Med-Chi Lectures : Physiotherapy for the Royal Ballet

Providing Physiotherapy for the Royal Ballet and the Challenges of Hypermobility
Medico chirurgical society crest

Thursday 7th December
Med-Chi Hall
Polwarth Building
Foresterhill
7 pm – 9 pm

Talk by Miss Moira McCormack MSc, Physiotherapist and Dance Specialist.

Moira was trained at the Royal Ballet School and danced with the Royal Ballet Company, National Ballet of Canada and London Festival Ballet. After a dance career she trained as a ballet teacher working internationally before embarking on physiotherapy training at Guy’s Hospital.

Moira has been working for many years as a dance specialist physiotherapist and was Head of Physiotherapy at the Royal Ballet Company in London for 13 years.  She now works part-time to allow PhD studies at University College London. Her interests are hypermobility in dance, classical ballet training and reducing the risk of injury in the profession.

Moira teaches on the Diploma in Dance Teaching at the Royal Ballet School and lectures for the MSc in Sports Medicine and the MSc in Performing Arts Medicine at UCL. She is also currently providing physiotherapy services to the production of ‘An American in Paris’ in the West End.

Over the last 15 years she has seen huge progress in the way dancers are cared for in the UK and this serves only to inspire further research and initiatives to enhance the art form.

All are welcome to come to this talk. A finger buffet will be available from 6.30 pm and tea and coffee will be available afterwards.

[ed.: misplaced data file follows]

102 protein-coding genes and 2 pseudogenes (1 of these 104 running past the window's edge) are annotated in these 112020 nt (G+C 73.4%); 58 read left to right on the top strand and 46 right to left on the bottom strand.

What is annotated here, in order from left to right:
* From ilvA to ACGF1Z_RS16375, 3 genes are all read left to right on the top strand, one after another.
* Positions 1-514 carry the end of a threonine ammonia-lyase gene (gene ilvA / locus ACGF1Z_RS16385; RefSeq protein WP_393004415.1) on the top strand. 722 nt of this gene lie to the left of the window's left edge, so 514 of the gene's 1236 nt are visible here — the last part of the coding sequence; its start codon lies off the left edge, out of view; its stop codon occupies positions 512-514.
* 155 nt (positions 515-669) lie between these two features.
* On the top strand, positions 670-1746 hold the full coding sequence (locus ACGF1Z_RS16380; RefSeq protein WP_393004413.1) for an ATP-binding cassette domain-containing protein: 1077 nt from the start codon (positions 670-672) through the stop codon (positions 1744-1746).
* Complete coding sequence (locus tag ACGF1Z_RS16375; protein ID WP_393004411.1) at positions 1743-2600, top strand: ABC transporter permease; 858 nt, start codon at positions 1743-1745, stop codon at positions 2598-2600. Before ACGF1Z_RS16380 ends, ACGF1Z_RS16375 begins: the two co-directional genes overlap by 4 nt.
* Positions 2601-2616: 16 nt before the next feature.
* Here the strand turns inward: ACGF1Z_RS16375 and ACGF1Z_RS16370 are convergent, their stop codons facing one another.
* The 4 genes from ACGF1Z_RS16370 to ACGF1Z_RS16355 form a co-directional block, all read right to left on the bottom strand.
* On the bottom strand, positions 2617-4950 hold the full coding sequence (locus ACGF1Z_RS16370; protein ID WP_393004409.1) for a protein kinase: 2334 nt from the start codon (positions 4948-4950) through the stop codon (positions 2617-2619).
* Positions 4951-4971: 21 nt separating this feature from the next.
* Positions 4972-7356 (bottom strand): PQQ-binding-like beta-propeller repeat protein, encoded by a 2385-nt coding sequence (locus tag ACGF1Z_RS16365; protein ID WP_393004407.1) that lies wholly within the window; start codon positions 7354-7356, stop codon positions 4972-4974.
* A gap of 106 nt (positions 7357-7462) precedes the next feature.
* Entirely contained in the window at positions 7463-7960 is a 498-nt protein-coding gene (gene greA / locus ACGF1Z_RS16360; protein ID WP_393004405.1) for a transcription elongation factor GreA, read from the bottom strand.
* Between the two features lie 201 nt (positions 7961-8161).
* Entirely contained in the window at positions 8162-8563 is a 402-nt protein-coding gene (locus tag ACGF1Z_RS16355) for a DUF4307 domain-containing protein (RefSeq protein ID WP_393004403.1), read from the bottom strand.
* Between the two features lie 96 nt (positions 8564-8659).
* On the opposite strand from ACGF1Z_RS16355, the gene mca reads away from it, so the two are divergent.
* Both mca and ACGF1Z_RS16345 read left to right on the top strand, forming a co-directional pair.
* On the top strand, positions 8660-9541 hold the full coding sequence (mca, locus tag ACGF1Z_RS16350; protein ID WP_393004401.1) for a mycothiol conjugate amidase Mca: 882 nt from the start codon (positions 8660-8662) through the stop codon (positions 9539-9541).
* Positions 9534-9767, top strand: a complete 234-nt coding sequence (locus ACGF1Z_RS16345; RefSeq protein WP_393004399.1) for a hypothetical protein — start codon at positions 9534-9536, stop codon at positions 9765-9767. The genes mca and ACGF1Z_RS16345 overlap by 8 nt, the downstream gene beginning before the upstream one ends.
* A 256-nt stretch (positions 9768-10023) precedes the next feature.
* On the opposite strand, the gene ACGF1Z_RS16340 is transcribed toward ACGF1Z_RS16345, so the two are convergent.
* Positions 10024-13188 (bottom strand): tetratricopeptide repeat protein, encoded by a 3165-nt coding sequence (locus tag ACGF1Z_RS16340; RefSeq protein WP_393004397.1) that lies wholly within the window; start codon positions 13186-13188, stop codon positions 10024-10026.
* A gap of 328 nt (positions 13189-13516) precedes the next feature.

Directions to the Med-Chi Hall in the Polwarth Building on the Foresterhill Campus are available here (map)

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Med-Chi Lectures : A personal view on how we save General Practice

Medico chirurgical society crestThursday 2nd November
Med-Chi Hall
Polwarth Building
Foresterhill
7 pm

Talk by Professor Ronald MacVicar, Postgraduate Dean, NHS Education for Scotland, Centre for Health Science, Inverness.

Originally from the Isle of Skye and trained at the University of Glasgow, Ronald MacVicar has been a GP in the Cairn Medical Practice in Inverness for almost 30 years, though retiring from clinical practice in summer 2015. He undertook his GP training in the West and North of Scotland as well as spells in New Zealand.

He has been heavily involved in postgraduate medical education for some time, initially as a GP trainer, then as Assistant Director of Postgraduate GP Education from 2004 and Director from 2008. In this role he has had wide-ranging responsibility for GP education in the North of Scotland as well as national responsibility for areas including; remote and rural training and education, GP Fellowships and Scholarships, and Continuing Professional Development. In the new single Scotland Deanery, as well as regional responsibilities and GP-related responsibilities, he has co-led the Quality Workstream.

Ronald is a Fellow of the Royal College of General Practitioners (RCGP), awarded in 1994 through the arduous Fellowship by Assessment route, and he led his group of practices to the RCGP’s Quality Practice Award in 1998, the first such awarded to a group of practices in the UK. In 2001/ 02 he undertook a year’s sabbatical in Southern Ontario, learning from the innovative educational approaches at McMaster University and undertaking an academic fellowship at the University of Toronto. One concrete result of this experience was importing and modifying for Scottish General Practice the Practice-based Small Group Learning (PBSGL) programme. PBSGL in Scotland is now well established and renowned with over a third of Scotland’s GPs being regularly involved in PBSGL.